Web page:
• In pakistan my cousin got 142 per cent of the postal vote – why can’t we do the same here?

  • @James :

    “My point is that it’s the whole LibDem brand which has been “contaminated””

    Really?

    We in Southport got our best EVER local election results in 2012, following our best EVER general election result in 2010. – and we increased our vote share in 2014 over 2012. We’d have done better without our national leadership. I artwork most of ur leaflets and I have a whole pile of centrally provided artwork lying untouched in a computer folder somewhere. John Hemming in Birmingham appears to have done rather well as has Tim Farron in Westmorland. If we are contaminated, we appear to have self-inoculated.

  • The process of holding a leadership election will have a massive negative effect. You might rationally advocate it nonetheless if you believed that a change of leader would be so beneficial that the three months of hell now would be worth it for the party thereafter. My guess is it wouldn’t but obviously all have their own view.

    Who would the new leader be? If it were a current senior minister, what really changes for the better? Which senior minister wouldn’t be vulnerable to being trashed along the same lines as Nick by our opponents and the media? If it isn’t a senior minister, it’s a junior one or Tim Farron but, more significantly it means leaving the coalition. I really don’t see how, politically, we could stay in given those circumstances. They would be ridiculed for wanting to have it both ways.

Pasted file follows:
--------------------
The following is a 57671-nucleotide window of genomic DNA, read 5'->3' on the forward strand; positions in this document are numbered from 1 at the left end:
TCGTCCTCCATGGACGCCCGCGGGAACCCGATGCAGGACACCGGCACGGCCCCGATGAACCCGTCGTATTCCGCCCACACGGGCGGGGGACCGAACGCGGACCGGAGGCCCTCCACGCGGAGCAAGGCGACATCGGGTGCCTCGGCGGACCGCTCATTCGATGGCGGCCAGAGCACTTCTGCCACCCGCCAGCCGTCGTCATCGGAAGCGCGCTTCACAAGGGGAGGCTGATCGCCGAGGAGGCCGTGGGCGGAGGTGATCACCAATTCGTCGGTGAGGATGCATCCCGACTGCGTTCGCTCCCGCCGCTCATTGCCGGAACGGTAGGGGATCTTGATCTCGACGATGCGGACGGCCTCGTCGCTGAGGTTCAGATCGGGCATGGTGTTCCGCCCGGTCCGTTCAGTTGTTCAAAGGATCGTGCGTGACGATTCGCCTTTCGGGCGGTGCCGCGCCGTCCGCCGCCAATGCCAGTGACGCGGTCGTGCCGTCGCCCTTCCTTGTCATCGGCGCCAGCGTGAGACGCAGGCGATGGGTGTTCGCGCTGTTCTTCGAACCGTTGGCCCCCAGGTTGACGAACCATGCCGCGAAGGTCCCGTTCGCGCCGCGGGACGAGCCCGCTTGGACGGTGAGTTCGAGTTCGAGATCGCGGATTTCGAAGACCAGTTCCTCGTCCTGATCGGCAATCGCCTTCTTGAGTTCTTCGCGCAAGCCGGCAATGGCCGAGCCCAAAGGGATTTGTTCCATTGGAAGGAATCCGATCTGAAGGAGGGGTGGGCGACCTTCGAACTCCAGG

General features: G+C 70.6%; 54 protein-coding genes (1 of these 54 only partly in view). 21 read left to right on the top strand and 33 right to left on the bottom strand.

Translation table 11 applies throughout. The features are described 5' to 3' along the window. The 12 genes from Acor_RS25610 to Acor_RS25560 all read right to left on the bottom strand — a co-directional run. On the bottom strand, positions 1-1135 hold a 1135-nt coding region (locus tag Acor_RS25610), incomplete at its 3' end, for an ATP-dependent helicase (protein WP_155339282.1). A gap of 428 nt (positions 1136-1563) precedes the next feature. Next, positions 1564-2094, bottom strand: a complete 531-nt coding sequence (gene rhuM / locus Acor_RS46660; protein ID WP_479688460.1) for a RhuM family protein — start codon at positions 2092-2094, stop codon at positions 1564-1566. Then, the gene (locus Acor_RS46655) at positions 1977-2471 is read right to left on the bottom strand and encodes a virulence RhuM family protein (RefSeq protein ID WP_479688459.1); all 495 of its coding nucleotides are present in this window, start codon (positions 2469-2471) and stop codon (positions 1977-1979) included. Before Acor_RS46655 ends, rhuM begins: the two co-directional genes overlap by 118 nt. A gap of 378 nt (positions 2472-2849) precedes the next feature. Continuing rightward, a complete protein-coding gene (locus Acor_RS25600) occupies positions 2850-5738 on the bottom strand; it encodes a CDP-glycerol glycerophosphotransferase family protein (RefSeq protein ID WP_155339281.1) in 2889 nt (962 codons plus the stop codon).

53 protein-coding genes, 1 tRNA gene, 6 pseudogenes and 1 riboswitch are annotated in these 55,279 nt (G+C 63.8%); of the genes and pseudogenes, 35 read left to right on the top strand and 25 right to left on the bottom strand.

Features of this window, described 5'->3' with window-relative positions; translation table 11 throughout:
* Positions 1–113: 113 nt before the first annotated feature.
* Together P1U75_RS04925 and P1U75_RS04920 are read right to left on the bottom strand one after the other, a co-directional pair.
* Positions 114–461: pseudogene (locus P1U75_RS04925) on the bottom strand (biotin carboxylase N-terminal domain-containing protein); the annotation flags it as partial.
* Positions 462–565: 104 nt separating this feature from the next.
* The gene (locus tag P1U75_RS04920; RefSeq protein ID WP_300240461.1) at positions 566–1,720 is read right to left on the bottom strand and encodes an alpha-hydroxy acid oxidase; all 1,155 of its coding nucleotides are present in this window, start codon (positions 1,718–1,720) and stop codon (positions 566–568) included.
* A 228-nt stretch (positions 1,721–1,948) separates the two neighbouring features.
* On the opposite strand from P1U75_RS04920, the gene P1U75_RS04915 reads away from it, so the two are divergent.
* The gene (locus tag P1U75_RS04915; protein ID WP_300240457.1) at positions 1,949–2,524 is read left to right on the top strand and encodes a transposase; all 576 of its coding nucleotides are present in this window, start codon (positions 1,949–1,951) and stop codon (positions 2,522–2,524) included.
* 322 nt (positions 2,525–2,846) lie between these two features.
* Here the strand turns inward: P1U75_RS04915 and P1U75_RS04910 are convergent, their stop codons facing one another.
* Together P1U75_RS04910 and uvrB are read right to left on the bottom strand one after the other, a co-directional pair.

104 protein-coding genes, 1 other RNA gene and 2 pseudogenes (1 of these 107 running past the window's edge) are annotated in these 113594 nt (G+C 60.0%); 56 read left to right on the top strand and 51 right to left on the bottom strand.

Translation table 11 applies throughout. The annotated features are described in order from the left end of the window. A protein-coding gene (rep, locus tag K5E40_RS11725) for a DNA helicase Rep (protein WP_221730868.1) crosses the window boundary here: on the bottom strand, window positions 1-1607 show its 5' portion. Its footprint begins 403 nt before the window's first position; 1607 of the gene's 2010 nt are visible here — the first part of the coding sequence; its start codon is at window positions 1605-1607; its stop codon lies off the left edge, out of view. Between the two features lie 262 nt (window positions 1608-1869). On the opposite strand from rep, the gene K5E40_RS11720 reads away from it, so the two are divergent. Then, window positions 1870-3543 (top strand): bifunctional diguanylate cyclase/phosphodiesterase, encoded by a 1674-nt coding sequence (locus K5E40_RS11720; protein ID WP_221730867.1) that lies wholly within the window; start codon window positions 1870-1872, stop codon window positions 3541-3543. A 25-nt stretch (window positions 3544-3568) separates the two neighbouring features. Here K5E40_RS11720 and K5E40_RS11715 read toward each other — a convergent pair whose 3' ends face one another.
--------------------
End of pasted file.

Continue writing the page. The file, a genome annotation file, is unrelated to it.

This maybe what those calling for Nick to go want. If so, they should explicitly say that, so that this debate is about something real, rather than a hope that we can somehow take the current political pain away through a change of face.

  • Tim has got the message out 4 years too late, the party turned in upon itself 2010 that’s the problem, but no matter; the whole of the remaining party members from top to bottom got behind the leaders even with special voting to do so, and that is why removing Mr Clegg will do nothing.

    The public watched in disgust as the party did this, and you the party still don’t get it, no matter how many times you say or think you do, the party has let down so many who did vote for you which is bad enough but you also let down the poorest and most vulnerable, there is no sweetness in what the party has done only sour bitterness

    The party will either heal or it will not, personally I think it is going to take a while and may even mean one or two MPs will cross the floor (not to red) some of the party MPs are too comfy with similar values working with blue.

    Jim

  • @ Dal

    I would have thought this was a case of ‘one step at a time’. If the grass roots want NC out – and will not make every effort under his leadership – then any newly elected leader is already a huge improvement on NC for they will be given a chance to show what they can do.

    The Party simply cannot be successful unless those on the coal face are on board.

  • Eddie Sammon 25th May '14 - 12:19pm

    Fantastic from Paddy Ashdown on Sunday Politics just now. “It’s not serious politics”. These signatories might be able to campaign against the bedroom tax, but they won’t be able to stop Putin ramping up the gas prices (my words not his).

  • @John Roffey
    I guess I’m more pessimistic than you over the ‘chance they will be given’ when weighing up the pros and cons.